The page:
2 Answers 2


There are two important reasons.

One important reason is when the training set is known to have a different prior from what will be seen in production use.

For example, at the moment there is interest in predicting from symptoms whether someone is likely to have COViD-19, in order to triage people for testing. $P(Y=1)$ in the training set is likely to differ from $P(Y=1)$ in production because

  • the prevalence of COViD-19 is changing over time as outbreaks progress or are controlled
  • the prevalence of other infections is changing seasonally (and for other reasons).

In that situation it would be helpful to adjust the threshold based on the expected prevalence of COViD-19 and (eg) influenza in the population where it's being used.

The second important reason is when the cost of false positive and false negative errors are not the same. If a false positive error is much worse than a false negative error, you want a lower threshold; if a false negative error is worse you want a higher threshold.

  • $\begingroup$ First example is definitely something I missed. I guess setting $d$ to be approximately the expected future prevalence would solve this issue. How to calculate $d$ in this case is a different matter. $\endgroup$ Commented Jul 26, 2020 at 5:53
  • $\begingroup$ For the second example, one question remains: in theory, wouldn't a good model with $t = p_{\text{prior}} \pm d$ be able to correctly classify most of the instances seen in production? False positives or false negatives should occur only on outlier instances, and that should affect $t$ only if the cost of a misclassification was VERY asymmetric. Even then, seems like $t = p_{\text{prior}} \pm d \pm e$ ($e$ being an error asymmetry factor) would suffice, no? $\endgroup$ Commented Jul 26, 2020 at 5:53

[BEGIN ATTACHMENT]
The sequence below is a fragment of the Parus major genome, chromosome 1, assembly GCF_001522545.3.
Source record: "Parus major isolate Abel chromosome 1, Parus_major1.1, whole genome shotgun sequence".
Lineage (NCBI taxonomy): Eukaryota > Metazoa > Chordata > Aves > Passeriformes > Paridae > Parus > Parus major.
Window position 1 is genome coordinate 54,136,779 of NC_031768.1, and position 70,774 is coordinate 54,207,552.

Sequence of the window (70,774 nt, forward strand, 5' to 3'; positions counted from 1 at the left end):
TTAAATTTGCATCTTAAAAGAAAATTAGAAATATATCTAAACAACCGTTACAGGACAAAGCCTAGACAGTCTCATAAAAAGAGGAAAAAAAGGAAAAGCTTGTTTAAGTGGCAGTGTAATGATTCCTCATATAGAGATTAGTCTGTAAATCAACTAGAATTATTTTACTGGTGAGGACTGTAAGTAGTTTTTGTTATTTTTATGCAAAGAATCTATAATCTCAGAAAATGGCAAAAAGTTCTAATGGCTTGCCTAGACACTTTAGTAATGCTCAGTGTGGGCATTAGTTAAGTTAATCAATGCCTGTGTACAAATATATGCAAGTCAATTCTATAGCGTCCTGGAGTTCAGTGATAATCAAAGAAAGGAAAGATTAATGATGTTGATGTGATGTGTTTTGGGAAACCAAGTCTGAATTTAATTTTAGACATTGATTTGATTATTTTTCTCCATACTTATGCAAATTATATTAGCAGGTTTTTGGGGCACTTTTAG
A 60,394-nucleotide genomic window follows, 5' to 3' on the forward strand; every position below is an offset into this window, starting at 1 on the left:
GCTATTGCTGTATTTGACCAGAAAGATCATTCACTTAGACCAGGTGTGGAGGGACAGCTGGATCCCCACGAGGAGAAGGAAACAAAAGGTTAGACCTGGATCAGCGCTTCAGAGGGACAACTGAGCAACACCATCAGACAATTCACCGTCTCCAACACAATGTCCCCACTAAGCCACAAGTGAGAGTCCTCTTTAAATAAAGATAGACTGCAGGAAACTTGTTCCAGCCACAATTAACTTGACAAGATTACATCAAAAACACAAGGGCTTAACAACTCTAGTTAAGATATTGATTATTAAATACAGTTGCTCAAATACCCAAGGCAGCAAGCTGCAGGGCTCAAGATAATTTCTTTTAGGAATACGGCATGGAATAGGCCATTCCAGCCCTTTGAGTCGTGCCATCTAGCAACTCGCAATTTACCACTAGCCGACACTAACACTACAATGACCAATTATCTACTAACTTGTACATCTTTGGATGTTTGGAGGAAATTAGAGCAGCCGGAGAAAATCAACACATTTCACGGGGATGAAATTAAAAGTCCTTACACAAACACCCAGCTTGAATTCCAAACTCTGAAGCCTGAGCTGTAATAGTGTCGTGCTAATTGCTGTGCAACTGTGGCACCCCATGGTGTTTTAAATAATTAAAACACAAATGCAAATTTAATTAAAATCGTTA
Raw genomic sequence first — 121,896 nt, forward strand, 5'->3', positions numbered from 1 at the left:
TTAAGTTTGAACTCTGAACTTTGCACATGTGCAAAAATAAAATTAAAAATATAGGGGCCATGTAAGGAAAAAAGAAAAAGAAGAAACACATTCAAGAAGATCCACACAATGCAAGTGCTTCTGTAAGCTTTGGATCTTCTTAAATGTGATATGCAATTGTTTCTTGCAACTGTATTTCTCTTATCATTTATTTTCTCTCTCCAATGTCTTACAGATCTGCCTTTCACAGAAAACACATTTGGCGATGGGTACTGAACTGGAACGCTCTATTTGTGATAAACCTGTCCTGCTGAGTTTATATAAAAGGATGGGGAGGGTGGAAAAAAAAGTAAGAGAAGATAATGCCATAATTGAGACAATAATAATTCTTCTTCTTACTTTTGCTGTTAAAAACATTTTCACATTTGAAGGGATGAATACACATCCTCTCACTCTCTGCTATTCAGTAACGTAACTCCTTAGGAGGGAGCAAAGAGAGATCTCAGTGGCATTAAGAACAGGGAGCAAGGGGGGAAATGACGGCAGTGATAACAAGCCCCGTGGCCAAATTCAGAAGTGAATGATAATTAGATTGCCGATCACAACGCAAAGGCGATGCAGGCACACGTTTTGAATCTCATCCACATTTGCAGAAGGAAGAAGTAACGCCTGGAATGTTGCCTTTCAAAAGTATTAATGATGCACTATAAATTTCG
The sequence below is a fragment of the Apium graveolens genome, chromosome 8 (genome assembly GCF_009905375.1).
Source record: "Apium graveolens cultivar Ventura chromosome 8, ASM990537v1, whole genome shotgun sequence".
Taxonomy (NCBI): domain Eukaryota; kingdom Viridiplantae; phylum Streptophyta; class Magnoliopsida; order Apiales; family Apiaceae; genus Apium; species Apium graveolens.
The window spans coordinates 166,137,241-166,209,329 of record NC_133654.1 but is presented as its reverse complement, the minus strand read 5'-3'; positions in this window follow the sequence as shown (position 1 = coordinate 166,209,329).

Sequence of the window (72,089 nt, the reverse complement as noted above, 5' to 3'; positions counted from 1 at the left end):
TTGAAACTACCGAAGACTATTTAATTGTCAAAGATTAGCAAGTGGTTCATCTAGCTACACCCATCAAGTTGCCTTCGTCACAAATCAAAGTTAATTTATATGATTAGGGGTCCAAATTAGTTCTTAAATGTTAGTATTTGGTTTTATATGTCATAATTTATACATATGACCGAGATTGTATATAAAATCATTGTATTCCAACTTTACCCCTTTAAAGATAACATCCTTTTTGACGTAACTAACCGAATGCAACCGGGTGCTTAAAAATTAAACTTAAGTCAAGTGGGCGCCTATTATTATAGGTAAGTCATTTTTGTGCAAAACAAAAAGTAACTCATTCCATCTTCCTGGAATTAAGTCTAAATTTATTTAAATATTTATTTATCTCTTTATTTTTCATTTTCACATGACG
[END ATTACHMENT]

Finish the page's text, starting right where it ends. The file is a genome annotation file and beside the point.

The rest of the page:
• $\begingroup$ I edited the question in order to make a clear distinction between probabilistic classification and decision making. $\endgroup$ Commented Jul 26, 2020 at 17:19

The answer from Thomas Lumley (+1) states the issues with respect to logistic regression quite clearly.

This question might, however, be extended to whether logistic regression is the best choice for developing a probability model when specific downstream uses and associated cost-based probability cut-offs are in mind, as posited in the question.

Logistic regression implicitly involves log-loss as the scoring rule, which puts emphasis on extremes of probability estimates. Other scoring rules emphasize other regions of the probability scale, which might be more attuned to the anticipated downstream cost/benefit tradeoffs. See this paper as an example of how to tune the choice of a proper scoring rule to handle such situations and to develop a probability model that isn't strictly a logistic regression.

Buja, Andreas, Werner Stuetzle, and Yi Shen. "Loss functions for binary class probability estimation and classification: Structure and applications." Working draft, November 3 (2005): 13.